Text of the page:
11/22/63: Shouldn't Have Taken So Long to Read It
May 08, 2012 | ~2 mins read time.
11/22/63I haven't read a Stephen King novel since From a Buick 8, and I hadn't really been interested in any of them until I spied 11/22/63. I might actually be one of the few people around that enjoys his later books, like From a Buick 8 and Hearts in Atlantis, more than his earlier works. Most of my friends who read Stephen King's books cannot stand these later writings. They're too different from his early works. We generally refer to the split as the pre-rehab era and the post-rehab era. 11/22/63 is, of course, post.

11/22/63 explores the idea of what might have happened had someone gained the ability to travel back in time and change a few things. The main goal, of course, is for the main character, Jack Epping, to go back and prevent the assassination of President John F. Kennedy. It all starts with Jack's not-quite-friend, Al. Al owns a diner that houses a secret: a "rabbit hole" into the past.

Each time a person travels into the rabbit hole and back, no matter how long he stays in the past, no more than two minutes in the present passes. Every change made resets. Almost. King, in my opinion, does a great job of coming up with ideas that seem plausible, were time travel possible. A reoccurring theme in the book is the past doesn't like to be changed. The past dislikes change so much that it fights back.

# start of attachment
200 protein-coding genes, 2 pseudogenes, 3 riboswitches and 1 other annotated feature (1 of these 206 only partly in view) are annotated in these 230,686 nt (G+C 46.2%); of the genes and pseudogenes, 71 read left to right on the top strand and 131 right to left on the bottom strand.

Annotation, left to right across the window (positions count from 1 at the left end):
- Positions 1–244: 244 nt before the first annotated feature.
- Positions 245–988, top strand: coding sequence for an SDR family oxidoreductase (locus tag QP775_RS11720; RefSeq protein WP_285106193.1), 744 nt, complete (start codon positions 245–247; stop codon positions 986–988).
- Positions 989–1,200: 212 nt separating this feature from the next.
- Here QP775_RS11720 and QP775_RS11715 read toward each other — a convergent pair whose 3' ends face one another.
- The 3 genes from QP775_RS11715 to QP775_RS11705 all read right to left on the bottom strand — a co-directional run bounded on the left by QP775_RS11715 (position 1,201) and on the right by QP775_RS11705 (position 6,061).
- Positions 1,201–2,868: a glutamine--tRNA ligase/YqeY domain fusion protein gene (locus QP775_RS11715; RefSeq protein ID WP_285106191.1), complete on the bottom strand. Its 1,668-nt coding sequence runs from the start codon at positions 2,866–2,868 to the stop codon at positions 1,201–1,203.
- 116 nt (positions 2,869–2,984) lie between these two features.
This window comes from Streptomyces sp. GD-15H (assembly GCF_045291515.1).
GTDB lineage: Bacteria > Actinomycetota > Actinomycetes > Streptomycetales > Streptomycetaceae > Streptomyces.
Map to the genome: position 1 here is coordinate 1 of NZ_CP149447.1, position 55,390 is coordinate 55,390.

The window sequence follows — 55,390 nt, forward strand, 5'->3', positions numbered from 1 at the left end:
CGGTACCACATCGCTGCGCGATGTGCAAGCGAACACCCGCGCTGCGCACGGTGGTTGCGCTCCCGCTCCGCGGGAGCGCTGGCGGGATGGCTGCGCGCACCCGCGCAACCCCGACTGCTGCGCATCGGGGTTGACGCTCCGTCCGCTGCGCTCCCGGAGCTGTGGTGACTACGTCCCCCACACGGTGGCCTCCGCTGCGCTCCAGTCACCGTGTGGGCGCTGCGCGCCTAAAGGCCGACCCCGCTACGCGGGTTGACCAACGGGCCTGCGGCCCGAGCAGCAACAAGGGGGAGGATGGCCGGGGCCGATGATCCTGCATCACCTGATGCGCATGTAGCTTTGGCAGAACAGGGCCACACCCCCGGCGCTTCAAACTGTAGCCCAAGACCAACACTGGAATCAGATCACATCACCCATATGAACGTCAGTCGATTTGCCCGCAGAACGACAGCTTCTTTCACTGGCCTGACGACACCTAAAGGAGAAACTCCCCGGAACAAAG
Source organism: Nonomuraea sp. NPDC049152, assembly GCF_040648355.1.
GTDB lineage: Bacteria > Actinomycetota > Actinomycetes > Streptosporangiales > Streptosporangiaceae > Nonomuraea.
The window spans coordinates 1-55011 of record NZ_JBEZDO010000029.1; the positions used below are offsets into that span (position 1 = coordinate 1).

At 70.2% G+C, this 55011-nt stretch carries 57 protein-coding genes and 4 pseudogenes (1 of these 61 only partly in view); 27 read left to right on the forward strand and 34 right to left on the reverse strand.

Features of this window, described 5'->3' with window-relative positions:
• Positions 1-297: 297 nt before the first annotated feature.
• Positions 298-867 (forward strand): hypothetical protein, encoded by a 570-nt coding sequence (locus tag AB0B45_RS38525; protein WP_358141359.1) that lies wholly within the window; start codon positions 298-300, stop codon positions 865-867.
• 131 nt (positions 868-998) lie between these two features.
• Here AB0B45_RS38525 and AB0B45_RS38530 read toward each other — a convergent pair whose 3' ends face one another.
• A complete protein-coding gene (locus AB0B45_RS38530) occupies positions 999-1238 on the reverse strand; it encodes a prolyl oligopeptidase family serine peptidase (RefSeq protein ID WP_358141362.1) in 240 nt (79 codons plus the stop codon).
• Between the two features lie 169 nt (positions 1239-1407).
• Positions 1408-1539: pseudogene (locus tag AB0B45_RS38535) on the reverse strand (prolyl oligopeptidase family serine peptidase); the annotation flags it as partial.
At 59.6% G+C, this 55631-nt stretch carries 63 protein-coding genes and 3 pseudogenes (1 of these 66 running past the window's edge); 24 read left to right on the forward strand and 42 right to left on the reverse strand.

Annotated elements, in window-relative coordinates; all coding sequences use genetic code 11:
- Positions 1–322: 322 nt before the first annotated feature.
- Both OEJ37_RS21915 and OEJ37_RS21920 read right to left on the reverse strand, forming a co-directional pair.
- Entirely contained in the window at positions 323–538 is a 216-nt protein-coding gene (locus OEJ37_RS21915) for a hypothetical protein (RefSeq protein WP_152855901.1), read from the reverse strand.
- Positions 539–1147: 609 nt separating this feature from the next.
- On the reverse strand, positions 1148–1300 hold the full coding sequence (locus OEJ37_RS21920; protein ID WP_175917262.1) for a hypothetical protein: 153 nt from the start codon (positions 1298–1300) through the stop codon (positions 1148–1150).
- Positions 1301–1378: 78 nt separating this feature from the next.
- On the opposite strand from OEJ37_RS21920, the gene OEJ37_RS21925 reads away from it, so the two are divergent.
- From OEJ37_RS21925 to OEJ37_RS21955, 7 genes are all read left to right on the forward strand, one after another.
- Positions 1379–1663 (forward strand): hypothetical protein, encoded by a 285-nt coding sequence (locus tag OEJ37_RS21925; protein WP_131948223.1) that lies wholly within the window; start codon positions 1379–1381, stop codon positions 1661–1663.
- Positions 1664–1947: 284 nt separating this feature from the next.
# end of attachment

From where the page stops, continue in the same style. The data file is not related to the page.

There is even the idea that, no matter how much you want to change certain things, they wind up happening anyway but not always for the same reasons. Certain events in history are preordained. Not only does the past hamper Jack's attempts at changing it, but it often finds ways to undermine things he manages to change anyway. There's a feeling, while reading along on the whirlwind story line, that if he accomplishes what he sets out to do, saving J.F.K., the future is not going to be exactly how Al thinks it's going to be.

The future Jack comes back to when he finally returns to the present is definitely a bit of a surprise. King hasn't moved away from horror. Far from it. Rather, he's figured out that subtle can be just as scary, if not more so, than the in-your-face approach he focused on in his early works. 11/22/63 is, overall, more science fiction than it is horror, but it will appeal to even wider audiences than these. It's definitely a recommended read.